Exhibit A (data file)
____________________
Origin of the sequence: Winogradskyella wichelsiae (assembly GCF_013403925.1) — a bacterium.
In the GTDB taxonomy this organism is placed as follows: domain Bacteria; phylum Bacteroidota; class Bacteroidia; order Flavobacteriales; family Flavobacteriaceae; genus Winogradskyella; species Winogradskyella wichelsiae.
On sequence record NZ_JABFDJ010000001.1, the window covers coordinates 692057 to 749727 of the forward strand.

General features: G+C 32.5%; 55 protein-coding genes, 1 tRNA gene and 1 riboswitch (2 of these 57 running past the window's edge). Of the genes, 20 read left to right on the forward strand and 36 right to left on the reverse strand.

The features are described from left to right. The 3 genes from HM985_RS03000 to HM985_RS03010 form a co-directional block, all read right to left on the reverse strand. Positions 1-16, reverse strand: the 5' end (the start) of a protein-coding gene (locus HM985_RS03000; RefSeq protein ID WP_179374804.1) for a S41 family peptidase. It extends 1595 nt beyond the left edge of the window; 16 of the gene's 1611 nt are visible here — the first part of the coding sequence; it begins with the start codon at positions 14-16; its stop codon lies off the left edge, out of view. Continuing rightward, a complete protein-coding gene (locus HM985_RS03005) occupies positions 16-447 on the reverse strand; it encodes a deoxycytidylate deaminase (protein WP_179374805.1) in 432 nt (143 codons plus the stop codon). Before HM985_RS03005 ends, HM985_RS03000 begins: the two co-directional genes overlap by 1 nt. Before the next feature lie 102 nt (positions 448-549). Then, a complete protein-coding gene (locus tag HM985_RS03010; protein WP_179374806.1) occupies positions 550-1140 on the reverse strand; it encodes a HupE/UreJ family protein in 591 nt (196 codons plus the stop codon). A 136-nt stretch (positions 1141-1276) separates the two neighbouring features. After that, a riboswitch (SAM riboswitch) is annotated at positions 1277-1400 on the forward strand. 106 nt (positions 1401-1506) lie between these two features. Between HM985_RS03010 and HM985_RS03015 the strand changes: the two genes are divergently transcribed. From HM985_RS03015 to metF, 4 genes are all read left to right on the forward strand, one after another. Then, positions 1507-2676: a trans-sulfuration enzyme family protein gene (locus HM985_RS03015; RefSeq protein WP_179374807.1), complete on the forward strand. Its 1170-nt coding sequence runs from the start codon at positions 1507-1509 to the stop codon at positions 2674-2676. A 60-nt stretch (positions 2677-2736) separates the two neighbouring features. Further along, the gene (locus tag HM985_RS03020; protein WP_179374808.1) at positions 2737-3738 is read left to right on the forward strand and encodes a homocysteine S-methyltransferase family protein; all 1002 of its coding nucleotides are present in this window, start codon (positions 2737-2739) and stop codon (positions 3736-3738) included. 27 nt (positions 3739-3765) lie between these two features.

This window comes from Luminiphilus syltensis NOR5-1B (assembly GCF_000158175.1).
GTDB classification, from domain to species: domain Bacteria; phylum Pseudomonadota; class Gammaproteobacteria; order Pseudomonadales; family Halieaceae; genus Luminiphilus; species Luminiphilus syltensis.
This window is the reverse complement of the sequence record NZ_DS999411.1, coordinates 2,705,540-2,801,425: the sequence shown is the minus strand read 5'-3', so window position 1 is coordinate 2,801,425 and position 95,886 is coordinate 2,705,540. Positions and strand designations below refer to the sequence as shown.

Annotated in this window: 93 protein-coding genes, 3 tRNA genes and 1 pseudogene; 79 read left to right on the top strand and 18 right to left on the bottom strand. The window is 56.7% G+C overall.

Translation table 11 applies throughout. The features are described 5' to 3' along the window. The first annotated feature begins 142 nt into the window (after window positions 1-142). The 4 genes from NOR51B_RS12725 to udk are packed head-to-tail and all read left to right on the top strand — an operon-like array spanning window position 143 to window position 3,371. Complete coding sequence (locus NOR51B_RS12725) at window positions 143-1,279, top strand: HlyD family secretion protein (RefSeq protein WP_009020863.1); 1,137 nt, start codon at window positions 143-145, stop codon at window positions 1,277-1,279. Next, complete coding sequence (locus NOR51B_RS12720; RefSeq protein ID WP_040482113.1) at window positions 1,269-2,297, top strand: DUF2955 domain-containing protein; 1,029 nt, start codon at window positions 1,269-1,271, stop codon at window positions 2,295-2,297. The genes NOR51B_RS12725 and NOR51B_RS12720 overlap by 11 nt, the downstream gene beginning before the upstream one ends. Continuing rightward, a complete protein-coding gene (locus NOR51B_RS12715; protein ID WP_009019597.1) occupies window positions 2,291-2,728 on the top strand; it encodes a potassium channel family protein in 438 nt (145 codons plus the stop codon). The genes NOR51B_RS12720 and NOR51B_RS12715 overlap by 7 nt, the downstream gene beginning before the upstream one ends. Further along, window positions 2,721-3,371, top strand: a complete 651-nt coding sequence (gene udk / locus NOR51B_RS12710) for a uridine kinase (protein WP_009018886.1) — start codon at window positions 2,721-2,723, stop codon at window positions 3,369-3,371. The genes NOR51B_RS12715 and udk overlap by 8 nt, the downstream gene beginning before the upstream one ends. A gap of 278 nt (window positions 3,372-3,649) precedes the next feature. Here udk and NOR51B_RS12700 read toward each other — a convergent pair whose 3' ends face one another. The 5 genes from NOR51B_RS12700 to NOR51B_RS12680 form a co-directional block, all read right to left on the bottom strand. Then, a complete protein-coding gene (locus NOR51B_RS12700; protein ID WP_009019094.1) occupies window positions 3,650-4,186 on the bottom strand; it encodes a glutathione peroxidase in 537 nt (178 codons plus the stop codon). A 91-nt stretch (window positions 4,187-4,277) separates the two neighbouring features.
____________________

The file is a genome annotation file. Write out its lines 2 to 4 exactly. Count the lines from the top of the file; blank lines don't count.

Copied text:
In the GTDB taxonomy this organism is placed as follows: domain Bacteria; phylum Bacteroidota; class Bacteroidia; order Flavobacteriales; family Flavobacteriaceae; genus Winogradskyella; species Winogradskyella wichelsiae.
On sequence record NZ_JABFDJ010000001.1, the window covers coordinates 692057 to 749727 of the forward strand.

General features: G+C 32.5%; 55 protein-coding genes, 1 tRNA gene and 1 riboswitch (2 of these 57 running past the window's edge). Of the genes, 20 read left to right on the forward strand and 36 right to left on the reverse strand.